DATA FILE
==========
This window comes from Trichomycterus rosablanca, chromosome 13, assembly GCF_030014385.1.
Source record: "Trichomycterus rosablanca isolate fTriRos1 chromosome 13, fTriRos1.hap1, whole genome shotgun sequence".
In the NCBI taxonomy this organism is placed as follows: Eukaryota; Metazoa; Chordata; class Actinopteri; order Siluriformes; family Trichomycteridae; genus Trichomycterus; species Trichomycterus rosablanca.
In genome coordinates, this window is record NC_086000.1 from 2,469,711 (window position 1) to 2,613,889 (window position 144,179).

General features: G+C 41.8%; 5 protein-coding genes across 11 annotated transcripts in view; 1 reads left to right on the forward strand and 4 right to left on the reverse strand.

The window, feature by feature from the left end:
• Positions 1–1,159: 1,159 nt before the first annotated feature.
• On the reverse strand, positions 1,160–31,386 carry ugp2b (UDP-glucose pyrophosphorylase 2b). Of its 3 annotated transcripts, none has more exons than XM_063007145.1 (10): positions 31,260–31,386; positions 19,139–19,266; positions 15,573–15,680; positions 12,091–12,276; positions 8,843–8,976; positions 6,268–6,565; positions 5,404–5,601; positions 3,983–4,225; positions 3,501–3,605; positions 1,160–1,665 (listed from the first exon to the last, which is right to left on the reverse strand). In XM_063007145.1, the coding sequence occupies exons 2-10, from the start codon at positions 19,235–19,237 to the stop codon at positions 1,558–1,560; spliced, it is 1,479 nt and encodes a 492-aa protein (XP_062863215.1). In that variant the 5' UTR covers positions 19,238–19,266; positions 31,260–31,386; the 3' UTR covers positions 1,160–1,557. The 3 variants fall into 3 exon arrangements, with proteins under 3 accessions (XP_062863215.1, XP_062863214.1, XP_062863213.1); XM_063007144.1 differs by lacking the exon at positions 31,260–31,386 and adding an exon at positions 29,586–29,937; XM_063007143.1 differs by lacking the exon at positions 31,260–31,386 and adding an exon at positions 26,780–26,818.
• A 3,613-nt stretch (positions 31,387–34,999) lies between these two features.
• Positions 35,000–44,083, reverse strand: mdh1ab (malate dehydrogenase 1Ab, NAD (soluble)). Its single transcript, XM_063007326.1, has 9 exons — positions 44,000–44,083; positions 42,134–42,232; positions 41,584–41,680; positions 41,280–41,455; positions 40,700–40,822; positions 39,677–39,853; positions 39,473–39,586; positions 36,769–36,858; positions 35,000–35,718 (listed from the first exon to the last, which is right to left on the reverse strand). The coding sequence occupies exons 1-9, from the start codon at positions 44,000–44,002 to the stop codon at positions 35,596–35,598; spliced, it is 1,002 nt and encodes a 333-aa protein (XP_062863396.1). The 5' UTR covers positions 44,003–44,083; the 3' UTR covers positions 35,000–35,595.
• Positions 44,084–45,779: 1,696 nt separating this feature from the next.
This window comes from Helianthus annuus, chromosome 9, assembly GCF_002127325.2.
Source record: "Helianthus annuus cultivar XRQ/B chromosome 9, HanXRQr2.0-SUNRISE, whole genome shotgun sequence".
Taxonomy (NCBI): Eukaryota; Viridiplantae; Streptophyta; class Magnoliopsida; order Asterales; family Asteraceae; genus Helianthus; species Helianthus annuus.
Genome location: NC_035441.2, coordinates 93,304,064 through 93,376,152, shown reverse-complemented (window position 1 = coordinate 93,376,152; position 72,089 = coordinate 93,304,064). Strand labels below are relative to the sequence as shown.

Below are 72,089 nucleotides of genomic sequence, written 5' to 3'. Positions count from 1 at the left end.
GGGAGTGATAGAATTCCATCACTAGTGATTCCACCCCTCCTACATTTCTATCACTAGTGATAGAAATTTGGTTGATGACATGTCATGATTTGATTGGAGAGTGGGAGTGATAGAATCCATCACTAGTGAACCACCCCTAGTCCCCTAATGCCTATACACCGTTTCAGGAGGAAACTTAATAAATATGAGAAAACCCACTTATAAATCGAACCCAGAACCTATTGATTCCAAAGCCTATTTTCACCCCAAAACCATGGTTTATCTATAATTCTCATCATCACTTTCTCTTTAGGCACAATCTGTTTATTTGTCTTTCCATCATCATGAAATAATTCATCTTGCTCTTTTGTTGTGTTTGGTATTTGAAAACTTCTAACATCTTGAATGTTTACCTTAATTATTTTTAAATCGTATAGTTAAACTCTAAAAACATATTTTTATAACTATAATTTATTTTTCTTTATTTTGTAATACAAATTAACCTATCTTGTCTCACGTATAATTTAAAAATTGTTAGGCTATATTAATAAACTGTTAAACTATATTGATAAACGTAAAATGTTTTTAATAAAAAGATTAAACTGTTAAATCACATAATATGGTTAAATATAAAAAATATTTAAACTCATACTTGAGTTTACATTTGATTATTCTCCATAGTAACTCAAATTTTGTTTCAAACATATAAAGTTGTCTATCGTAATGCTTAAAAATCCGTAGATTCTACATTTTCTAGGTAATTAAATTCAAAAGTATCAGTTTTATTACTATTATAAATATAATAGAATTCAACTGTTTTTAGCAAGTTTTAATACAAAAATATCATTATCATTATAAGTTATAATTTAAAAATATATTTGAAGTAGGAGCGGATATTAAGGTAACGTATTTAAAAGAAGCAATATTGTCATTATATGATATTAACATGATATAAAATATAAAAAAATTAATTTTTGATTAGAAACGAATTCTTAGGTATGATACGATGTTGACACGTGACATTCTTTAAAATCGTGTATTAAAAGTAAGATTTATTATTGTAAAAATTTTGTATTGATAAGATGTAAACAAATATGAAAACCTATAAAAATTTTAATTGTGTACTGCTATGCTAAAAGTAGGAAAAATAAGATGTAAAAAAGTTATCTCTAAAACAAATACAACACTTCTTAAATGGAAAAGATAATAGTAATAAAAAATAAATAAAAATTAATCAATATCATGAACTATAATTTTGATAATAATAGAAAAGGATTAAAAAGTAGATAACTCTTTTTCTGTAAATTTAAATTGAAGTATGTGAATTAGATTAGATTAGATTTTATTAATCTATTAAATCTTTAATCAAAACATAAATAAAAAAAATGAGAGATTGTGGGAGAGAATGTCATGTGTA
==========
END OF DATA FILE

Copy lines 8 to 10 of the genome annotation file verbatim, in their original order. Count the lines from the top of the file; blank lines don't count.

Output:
• On the reverse strand, positions 1,160–31,386 carry ugp2b (UDP-glucose pyrophosphorylase 2b). Of its 3 annotated transcripts, none has more exons than XM_063007145.1 (10): positions 31,260–31,386; positions 19,139–19,266; positions 15,573–15,680; positions 12,091–12,276; positions 8,843–8,976; positions 6,268–6,565; positions 5,404–5,601; positions 3,983–4,225; positions 3,501–3,605; positions 1,160–1,665 (listed from the first exon to the last, which is right to left on the reverse strand). In XM_063007145.1, the coding sequence occupies exons 2-10, from the start codon at positions 19,235–19,237 to the stop codon at positions 1,558–1,560; spliced, it is 1,479 nt and encodes a 492-aa protein (XP_062863215.1). In that variant the 5' UTR covers positions 19,238–19,266; positions 31,260–31,386; the 3' UTR covers positions 1,160–1,557. The 3 variants fall into 3 exon arrangements, with proteins under 3 accessions (XP_062863215.1, XP_062863214.1, XP_062863213.1); XM_063007144.1 differs by lacking the exon at positions 31,260–31,386 and adding an exon at positions 29,586–29,937; XM_063007143.1 differs by lacking the exon at positions 31,260–31,386 and adding an exon at positions 26,780–26,818.
• A 3,613-nt stretch (positions 31,387–34,999) lies between these two features.
• Positions 35,000–44,083, reverse strand: mdh1ab (malate dehydrogenase 1Ab, NAD (soluble)). Its single transcript, XM_063007326.1, has 9 exons — positions 44,000–44,083; positions 42,134–42,232; positions 41,584–41,680; positions 41,280–41,455; positions 40,700–40,822; positions 39,677–39,853; positions 39,473–39,586; positions 36,769–36,858; positions 35,000–35,718 (listed from the first exon to the last, which is right to left on the reverse strand). The coding sequence occupies exons 1-9, from the start codon at positions 44,000–44,002 to the stop codon at positions 35,596–35,598; spliced, it is 1,002 nt and encodes a 333-aa protein (XP_062863396.1). The 5' UTR covers positions 44,003–44,083; the 3' UTR covers positions 35,000–35,595.